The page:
Opposing arguments: Opponents state that this bill would "unreasonably limit the authority of the State Water Board to balance the use of water in the State for all benefits, including fish and wildlife that are held in trust by the State." Opponents state that this bill also fails to threaten vulnerable communities from unsustainable groundwater management by inserting a "broad and inappropriate requirement that essentially makes every Basin Plan subservient to any and all GSPs in that basin" with the effect of "placing the onus for paying for local problems on the State Water Board," interfering with the Board's ability to protect water quality, and making the Board rather than the polluter the responsible party in case of contamination. Specifically with regard to the San Joaquin River and its tributaries, opponents note that "in some years more than 80% of the natural flow of these rivers is diverted, which has devastating impacts on salmon, steelhead, and other native fisheries as well as the health of the Delta." Opponents add that "during the negotiations for SGMA the author attempted to include the provisions of this bill but they were rejected."
This is one of 14 bills in the Legislature proposing changes to SGMA and its related statutes. The other bills are: AB 452 (Bigelow) restricting the State Water Board from using Water Rights Fund monies for SGMA enforcement, except funds collected from SGMA enforcement; AB 453 (Bigelow) allowing groundwater management plans that preceded SGMA to be amended and extended; AB 454 (Bigelow) adding one year to each of several SGMA deadlines; AB 455 (Bigelow) requiring the Judicial Council to come up with a 270-day process for completing all California Environmental Quality Act (CEQA) legal challenges to SGMA projects; AB 617 (Perea) adding mutual water companies to GSAs; AB 938 (Salas) making minor technical changes to SGMA; AB 939 (Salas) allowing 20 days instead of 10 days to review technical data upon which a fee is based; AB 1243 (Gray) rebating 50% of all SGMA enforcement penalties back to local governments and water districts for groundwater recharge projects; AB 1390 (Alejo) creating a streamlined process for groundwater adjudications and exempting them from SGMA, except minimal reporting requirements; AB 1531 (Environmental Safety and Toxic Materials Committee) making minor technical changes to SGMA; SB13 (Pavley) making noncontroversial technical cleanup changes to SGMA; SB 226 (Pavley) adding a streamlined groundwater adjudication section to SGMA; and SB 487 (Nielsen) exempting SGMA projects from CEQA.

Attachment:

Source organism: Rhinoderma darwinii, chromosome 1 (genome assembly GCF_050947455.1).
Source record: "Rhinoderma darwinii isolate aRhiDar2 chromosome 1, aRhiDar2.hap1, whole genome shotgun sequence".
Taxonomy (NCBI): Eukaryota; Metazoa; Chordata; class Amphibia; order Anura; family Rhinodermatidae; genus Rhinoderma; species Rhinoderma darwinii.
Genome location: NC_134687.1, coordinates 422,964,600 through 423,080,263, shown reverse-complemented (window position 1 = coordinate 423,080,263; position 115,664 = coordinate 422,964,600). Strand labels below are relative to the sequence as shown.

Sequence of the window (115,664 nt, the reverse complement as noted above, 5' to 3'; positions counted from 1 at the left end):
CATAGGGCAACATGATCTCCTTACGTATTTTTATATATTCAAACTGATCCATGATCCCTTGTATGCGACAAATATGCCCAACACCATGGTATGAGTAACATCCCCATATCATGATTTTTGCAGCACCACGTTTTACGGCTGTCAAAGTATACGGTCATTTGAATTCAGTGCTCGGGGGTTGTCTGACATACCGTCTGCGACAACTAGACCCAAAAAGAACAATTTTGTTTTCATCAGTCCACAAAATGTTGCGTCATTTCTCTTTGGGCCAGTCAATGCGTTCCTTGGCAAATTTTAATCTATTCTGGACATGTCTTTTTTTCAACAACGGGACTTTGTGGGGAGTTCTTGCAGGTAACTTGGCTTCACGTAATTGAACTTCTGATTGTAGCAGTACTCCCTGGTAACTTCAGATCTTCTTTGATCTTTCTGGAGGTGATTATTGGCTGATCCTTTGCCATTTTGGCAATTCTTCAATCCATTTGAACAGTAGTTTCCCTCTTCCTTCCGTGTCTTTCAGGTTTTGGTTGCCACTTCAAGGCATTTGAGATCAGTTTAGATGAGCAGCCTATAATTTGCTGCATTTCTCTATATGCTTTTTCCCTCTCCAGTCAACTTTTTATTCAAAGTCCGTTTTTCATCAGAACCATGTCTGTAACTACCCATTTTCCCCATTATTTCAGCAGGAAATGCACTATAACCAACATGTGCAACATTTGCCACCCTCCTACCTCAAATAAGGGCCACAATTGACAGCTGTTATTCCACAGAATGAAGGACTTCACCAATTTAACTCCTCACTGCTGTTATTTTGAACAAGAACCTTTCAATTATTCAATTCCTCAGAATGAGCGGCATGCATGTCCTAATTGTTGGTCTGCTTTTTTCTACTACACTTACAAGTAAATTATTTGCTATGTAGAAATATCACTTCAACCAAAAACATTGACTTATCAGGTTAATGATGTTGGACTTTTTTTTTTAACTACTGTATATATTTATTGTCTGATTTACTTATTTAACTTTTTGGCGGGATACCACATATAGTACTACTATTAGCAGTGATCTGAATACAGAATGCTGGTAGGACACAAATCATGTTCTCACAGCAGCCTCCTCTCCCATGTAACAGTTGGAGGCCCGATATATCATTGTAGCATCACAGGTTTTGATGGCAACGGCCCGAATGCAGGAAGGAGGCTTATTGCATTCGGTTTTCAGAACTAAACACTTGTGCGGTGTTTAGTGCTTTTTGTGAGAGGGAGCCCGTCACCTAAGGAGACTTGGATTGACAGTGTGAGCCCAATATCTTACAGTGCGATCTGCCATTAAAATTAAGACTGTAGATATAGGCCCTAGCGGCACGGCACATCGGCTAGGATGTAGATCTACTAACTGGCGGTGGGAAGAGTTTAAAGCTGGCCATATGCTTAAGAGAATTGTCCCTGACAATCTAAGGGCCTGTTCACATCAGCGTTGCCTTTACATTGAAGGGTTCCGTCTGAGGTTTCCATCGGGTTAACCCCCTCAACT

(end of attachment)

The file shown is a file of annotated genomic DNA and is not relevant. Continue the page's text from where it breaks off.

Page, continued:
Gray's bills have one theme: sabotaging regulations. His bills on the Sustainable Groundwater Management Act are intended to undermine it. Anyone observing the water world in his district knows that locals are incapable of creating an effective agency, as required by the SGMA, to sustainably manage groundwater. It is against their whole intent in life and the state will soon have to step in firmly to avoid massive land subsidence caused by collapse of aquifers. Agribusiness is not in business to conserve natural resources. It is in business to exploit them and get around any regulations in the way to that exploitation.
Gray had another bill, which he withdrew, to modify enforcement of the American with Disabilities Act, whose original sponsor was former Rep; Tony Coelho, D-Merced. Then there is Gray's bill to introduce online gambling in the state, no doubt mentored along by former Rep. Dennis Cardoza, a lobbyist involved with online gambling issues. (The Pimlico Kid has made his passion his life's work.)
Adam Gray is water boy for three former congressmen, each of whom left office under a cloud, with the future generations of Condits crawling up his back with their track shoes on. His career is a tribute to the political disgust of the great majority of eligible voters in his district at the quality of candidates chosen for them by the same handful of squires at the top of the agribusiness heap.
The story surrounding AB 1242 contains an element of self-destruction also typical of the politicians surrounding Gray, including members of his family. He was able to persuade a majority of members of the Water, Parks and Wildlife Committee to vote for AB1242, a bill designed to gut the effective provisions in SGMA, itself a strong response to drought and the fear of massive overdrafting of groundwater. Too late, but uncharacteristically brave for a legislature famous for ignoring water problems for decades on end, responding to the adamant denial of Finance, Insurance and Real Estate special interests that a problem exists. From a certain point of view, perhaps the Assembly speaker's and other Assembly leaders, AB 1242 looks like a monkey wrench, an act of sabotage rather than a "balanced" (to use one of Cardoza's favorite grease words) amendment to a statute. As the committee consultant indicates, AB1242 is actually cynical, irresponsible and unworkable.
Gray was invited the day after his triumph in committee by Speaker Toni Atkins, D-San Diego, to her office for a chat. Atkins removed Gray from the Water, Parks and Wildlife Committee.
We wondered if perhaps she had found a key left by former Speaker Willie Brown for the broom closet where he put then-Assemblyman Gary Condit, D-Ceres, leader of the "Gang of Five," who did not see eye-to-eye with the San Franciscans. Condit went on to Congress and was a leader of the Dixiecrat-lite Blue Dog Democrats, who began as Newt Gingrich sycophants and went on to betray their party's leadership on a wide variety of issues.
Is is any wonder, in this export-led agricultural economy that the present congressman, Rep. Jim Costa, D-Fresno, co-chair of the Congressional Blue Dog Coalition, thinks the Trans Pacific Partnership is "just the right thing to do" even though it is opposed by every labor union in the country?